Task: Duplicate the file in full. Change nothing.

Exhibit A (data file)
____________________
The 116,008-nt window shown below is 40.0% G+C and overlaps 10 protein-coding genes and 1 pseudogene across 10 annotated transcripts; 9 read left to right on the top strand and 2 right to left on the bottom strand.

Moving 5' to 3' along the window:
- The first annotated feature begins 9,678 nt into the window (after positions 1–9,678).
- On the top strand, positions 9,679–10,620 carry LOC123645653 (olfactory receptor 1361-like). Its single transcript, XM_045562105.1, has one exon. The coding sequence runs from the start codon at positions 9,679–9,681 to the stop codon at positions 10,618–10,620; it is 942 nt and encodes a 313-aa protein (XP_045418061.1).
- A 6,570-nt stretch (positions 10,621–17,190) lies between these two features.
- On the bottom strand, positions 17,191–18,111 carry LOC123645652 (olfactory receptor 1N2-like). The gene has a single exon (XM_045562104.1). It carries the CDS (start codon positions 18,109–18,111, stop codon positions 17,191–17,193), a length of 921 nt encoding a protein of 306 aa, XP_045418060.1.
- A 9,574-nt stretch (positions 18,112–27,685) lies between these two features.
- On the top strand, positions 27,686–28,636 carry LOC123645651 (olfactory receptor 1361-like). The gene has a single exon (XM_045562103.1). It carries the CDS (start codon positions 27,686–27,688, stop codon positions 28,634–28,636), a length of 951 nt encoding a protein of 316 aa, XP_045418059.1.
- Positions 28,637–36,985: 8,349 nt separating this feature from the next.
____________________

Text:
The 116,008-nt window shown below is 40.0% G+C and overlaps 10 protein-coding genes and 1 pseudogene across 10 annotated transcripts; 9 read left to right on the top strand and 2 right to left on the bottom strand.

Moving 5' to 3' along the window:
- The first annotated feature begins 9,678 nt into the window (after positions 1–9,678).
- On the top strand, positions 9,679–10,620 carry LOC123645653 (olfactory receptor 1361-like). Its single transcript, XM_045562105.1, has one exon. The coding sequence runs from the start codon at positions 9,679–9,681 to the stop codon at positions 10,618–10,620; it is 942 nt and encodes a 313-aa protein (XP_045418061.1).
- A 6,570-nt stretch (positions 10,621–17,190) lies between these two features.
- On the bottom strand, positions 17,191–18,111 carry LOC123645652 (olfactory receptor 1N2-like). The gene has a single exon (XM_045562104.1). It carries the CDS (start codon positions 18,109–18,111, stop codon positions 17,191–17,193), a length of 921 nt encoding a protein of 306 aa, XP_045418060.1.
- A 9,574-nt stretch (positions 18,112–27,685) lies between these two features.
- On the top strand, positions 27,686–28,636 carry LOC123645651 (olfactory receptor 1361-like). The gene has a single exon (XM_045562103.1). It carries the CDS (start codon positions 27,686–27,688, stop codon positions 28,634–28,636), a length of 951 nt encoding a protein of 316 aa, XP_045418059.1.
- Positions 28,637–36,985: 8,349 nt separating this feature from the next.